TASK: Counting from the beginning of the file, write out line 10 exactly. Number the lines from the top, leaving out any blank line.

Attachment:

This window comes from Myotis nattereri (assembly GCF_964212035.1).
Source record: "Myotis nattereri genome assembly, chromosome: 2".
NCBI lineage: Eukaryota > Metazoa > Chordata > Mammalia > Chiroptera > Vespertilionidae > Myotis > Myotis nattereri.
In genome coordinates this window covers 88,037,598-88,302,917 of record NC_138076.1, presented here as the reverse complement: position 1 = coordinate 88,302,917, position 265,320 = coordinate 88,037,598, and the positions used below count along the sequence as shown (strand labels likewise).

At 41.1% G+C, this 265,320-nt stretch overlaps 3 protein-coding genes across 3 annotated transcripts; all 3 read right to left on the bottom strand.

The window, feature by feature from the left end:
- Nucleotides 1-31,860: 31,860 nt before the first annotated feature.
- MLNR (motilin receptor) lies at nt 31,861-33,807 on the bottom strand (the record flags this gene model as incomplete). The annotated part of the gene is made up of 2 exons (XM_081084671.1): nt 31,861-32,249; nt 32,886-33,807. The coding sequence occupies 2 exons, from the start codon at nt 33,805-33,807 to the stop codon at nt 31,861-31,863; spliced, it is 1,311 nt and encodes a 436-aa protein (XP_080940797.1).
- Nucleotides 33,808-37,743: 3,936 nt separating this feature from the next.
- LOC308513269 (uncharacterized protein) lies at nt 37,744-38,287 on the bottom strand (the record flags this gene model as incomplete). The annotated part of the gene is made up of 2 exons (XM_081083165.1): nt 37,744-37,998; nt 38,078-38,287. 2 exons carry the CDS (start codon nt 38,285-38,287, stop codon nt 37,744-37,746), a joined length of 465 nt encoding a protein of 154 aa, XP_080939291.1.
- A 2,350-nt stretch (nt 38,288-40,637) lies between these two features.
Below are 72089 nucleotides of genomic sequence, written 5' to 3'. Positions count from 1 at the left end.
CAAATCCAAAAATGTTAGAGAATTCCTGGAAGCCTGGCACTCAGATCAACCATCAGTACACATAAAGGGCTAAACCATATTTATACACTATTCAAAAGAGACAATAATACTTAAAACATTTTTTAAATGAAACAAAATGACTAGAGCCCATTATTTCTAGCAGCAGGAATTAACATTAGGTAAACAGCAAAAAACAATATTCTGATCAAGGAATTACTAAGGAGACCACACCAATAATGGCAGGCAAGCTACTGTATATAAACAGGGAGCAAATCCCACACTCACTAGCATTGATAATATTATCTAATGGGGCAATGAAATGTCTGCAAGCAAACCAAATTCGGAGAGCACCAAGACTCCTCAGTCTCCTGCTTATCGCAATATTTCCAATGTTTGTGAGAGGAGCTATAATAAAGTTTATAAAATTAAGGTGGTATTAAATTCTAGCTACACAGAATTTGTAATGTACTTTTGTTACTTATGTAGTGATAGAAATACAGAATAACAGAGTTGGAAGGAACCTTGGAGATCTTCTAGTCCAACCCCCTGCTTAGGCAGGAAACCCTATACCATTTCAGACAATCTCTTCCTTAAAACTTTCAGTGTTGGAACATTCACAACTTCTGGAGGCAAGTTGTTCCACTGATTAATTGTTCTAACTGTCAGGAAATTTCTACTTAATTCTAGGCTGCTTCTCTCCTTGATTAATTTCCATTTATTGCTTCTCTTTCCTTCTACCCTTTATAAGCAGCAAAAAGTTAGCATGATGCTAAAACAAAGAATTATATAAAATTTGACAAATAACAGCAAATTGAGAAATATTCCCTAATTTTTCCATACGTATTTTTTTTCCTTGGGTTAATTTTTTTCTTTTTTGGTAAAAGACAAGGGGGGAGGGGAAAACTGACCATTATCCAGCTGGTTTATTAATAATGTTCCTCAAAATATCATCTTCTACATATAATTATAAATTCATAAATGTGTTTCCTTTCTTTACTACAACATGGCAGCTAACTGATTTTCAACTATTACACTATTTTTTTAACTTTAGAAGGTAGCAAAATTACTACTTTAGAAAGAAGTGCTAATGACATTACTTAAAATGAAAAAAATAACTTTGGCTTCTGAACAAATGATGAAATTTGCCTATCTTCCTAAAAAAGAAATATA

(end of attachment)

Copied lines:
- LOC308513269 (uncharacterized protein) lies at nt 37,744-38,287 on the bottom strand (the record flags this gene model as incomplete). The annotated part of the gene is made up of 2 exons (XM_081083165.1): nt 37,744-37,998; nt 38,078-38,287. 2 exons carry the CDS (start codon nt 38,285-38,287, stop codon nt 37,744-37,746), a joined length of 465 nt encoding a protein of 154 aa, XP_080939291.1.